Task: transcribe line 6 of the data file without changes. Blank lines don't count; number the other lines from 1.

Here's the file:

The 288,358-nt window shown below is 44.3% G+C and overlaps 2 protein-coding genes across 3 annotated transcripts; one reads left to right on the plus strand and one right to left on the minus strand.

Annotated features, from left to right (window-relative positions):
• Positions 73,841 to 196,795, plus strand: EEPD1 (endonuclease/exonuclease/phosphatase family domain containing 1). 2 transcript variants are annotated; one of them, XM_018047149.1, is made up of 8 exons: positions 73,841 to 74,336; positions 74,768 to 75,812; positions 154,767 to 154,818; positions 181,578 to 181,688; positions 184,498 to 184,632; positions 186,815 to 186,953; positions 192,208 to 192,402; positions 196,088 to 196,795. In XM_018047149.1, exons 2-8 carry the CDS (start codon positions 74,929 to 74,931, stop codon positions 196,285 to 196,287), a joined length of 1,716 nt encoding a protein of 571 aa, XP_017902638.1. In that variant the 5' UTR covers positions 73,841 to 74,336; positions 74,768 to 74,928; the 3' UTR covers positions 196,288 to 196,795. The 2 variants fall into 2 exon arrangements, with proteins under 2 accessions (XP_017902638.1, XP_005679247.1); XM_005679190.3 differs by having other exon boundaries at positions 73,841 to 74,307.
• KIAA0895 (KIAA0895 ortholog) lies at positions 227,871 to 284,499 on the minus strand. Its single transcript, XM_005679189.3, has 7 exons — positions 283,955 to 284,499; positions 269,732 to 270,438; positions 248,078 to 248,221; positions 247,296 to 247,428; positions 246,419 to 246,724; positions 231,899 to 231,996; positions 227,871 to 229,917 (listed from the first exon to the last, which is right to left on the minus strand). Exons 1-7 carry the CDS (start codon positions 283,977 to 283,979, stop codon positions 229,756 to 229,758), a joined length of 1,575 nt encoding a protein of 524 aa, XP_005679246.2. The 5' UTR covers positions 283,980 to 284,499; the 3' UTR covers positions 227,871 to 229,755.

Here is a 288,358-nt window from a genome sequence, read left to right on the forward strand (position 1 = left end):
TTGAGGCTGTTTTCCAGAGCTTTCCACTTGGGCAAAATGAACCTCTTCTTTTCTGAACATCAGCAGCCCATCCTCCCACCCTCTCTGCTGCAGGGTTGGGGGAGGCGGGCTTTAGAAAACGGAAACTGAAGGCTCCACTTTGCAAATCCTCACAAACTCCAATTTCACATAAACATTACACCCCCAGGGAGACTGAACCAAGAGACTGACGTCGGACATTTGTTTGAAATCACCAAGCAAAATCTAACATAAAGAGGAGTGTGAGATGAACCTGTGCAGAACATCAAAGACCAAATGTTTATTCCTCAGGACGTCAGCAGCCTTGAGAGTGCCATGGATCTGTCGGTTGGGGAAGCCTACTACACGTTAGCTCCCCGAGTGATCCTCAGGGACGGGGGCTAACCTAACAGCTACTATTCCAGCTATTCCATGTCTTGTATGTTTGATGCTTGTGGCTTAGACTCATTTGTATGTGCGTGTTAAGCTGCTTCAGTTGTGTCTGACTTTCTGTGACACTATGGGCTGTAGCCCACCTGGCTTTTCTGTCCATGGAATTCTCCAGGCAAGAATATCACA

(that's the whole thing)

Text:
TTGAGGCTGTTTTCCAGAGCTTTCCACTTGGGCAAAATGAACCTCTTCTTTTCTGAACATCAGCAGCCCATCCTCCCACCCTCTCTGCTGCAGGGTTGGGGGAGGCGGGCTTTAGAAAACGGAAACTGAAGGCTCCACTTTGCAAATCCTCACAAACTCCAATTTCACATAAACATTACACCCCCAGGGAGACTGAACCAAGAGACTGACGTCGGACATTTGTTTGAAATCACCAAGCAAAATCTAACATAAAGAGGAGTGTGAGATGAACCTGTGCAGAACATCAAAGACCAAATGTTTATTCCTCAGGACGTCAGCAGCCTTGAGAGTGCCATGGATCTGTCGGTTGGGGAAGCCTACTACACGTTAGCTCCCCGAGTGATCCTCAGGGACGGGGGCTAACCTAACAGCTACTATTCCAGCTATTCCATGTCTTGTATGTTTGATGCTTGTGGCTTAGACTCATTTGTATGTGCGTGTTAAGCTGCTTCAGTTGTGTCTGACTTTCTGTGACACTATGGGCTGTAGCCCACCTGGCTTTTCTGTCCATGGAATTCTCCAGGCAAGAATATCACA